Massive power outage paralyzed Prague, 200,000 left without power

By Kristýna Čtvrtlíková
4 Min Read

On Thursday, a large part of Prague was hit by a severe power outage caused by a technical failure in a substation. ČEPS, which operates the electricity transmission system in the Czech Republic, did not supply electricity to the PRE company, which provides electricity for households and companies in the capital. The outage affected about 200,000 users in the city center and other parts of Prague, with all power supplies restored in less than an hour.

According to ČEPS, the failure occurred due to gas pressure issues, which caused the substation to shut down.

“This automation protects the equipment in the event of a drop or loss of insulating gas, thus preventing electrical equipment from malfunctioning. Specific technical causes are now being investigated,” said Lukáš Hrabal from the company’s press department.

Across nearly half of Prague, trams did not operate for about an hour, and one of the three subway lines was not working for nine minutes. Although electricity generators were switched on in the metro, they only serve to get the trains to the nearest station so that passengers can get out of the metro safely. The outage also severely limited train traffic.

In connection with the blackout, firefighters announced rescue operations in several parts of the capital, especially for people stuck in elevators. First responders also aided two patients at home whose oxygen machines stopped working. Hospitals hit by power outages relied on backup generators.

The interruption of electricity supplies additionally caused outages of some internet networks, and the public media website of Czech Radio and Czech Television stopped working completely.

The Chodov power substation, where the failure occurred, has been in operation since 1997. Three years ago, ČEPS invested 300 million korunas (€12 million) in a reconstruction and capacity expansion. Problems with electricity supply in Prague have arisen in this substation in the past, including from a fire that broke out in 2013, which caused a blackout of a similar magnitude as the one that struck yesterday.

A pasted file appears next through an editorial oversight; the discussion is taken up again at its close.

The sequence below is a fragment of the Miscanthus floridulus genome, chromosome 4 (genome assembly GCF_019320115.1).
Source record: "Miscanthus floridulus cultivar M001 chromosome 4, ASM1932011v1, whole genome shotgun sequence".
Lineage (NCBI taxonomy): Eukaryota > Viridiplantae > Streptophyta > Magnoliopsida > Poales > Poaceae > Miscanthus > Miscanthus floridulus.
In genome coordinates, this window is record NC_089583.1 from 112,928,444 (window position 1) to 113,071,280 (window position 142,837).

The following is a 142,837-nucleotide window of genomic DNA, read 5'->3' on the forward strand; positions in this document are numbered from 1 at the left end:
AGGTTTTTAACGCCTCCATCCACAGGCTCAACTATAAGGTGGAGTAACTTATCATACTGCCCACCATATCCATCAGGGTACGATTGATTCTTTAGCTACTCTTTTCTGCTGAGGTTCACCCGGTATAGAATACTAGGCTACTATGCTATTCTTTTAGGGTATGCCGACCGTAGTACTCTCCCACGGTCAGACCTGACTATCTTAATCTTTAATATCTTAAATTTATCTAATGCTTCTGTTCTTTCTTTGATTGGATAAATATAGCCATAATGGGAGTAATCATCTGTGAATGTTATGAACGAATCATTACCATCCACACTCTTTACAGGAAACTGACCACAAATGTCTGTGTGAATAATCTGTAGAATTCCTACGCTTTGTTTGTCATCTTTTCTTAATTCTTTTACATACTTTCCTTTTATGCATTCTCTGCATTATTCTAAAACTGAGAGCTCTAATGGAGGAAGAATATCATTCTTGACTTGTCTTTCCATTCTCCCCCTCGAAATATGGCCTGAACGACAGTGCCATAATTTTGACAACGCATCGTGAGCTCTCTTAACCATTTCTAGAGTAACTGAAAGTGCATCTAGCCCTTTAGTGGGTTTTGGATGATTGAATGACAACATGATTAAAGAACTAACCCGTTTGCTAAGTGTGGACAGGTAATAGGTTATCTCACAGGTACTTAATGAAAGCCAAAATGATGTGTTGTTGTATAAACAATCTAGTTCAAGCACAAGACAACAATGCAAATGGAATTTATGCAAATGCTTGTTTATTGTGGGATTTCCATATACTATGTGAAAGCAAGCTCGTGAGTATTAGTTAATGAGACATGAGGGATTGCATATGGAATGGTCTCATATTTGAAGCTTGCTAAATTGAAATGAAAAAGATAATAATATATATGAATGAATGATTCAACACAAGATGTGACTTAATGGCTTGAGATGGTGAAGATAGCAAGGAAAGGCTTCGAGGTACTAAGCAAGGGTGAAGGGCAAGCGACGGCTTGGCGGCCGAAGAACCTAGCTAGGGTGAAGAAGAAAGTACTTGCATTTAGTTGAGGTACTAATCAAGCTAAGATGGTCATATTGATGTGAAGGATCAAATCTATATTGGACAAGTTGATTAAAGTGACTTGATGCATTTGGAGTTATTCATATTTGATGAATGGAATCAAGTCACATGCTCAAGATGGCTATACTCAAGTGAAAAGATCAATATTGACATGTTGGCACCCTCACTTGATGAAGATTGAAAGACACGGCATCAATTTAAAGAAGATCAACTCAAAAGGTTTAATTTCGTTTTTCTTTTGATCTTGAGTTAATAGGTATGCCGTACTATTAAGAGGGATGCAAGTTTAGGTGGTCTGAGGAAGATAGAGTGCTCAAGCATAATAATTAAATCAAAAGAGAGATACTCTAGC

Electricity is supplied to the capital city of Prague mainly from three substations, which are interconnected. If one fails, electricity can be replaced from the remaining substations. However, if more than one substation fails at once, according to former Prague Mayor Tomáš Hudeček, a big problem will arise.

“Such a situation would be tough,” Hudeček said in an interview with the news outlet. “Two substations will step in. If another fails, it is impossible to bring enough current from elsewhere, and a crisis scenario is set. Large customers will be cut off from the power,” he added.

“Blackout is a threat mainly to urban areas. When someone in a rural home loses electricity, the owner is knowledgeable enough to deal with the situation. When the same happens in a skyscraper, where everything, including air conditioning, heating, and hot water, is dependent on electricity, a big problem arises. There is no point in being frightened about every outage. Our society should be able to handle a similar situation. But in cities, it can lead to a fight for basic life,” said Hudeček.

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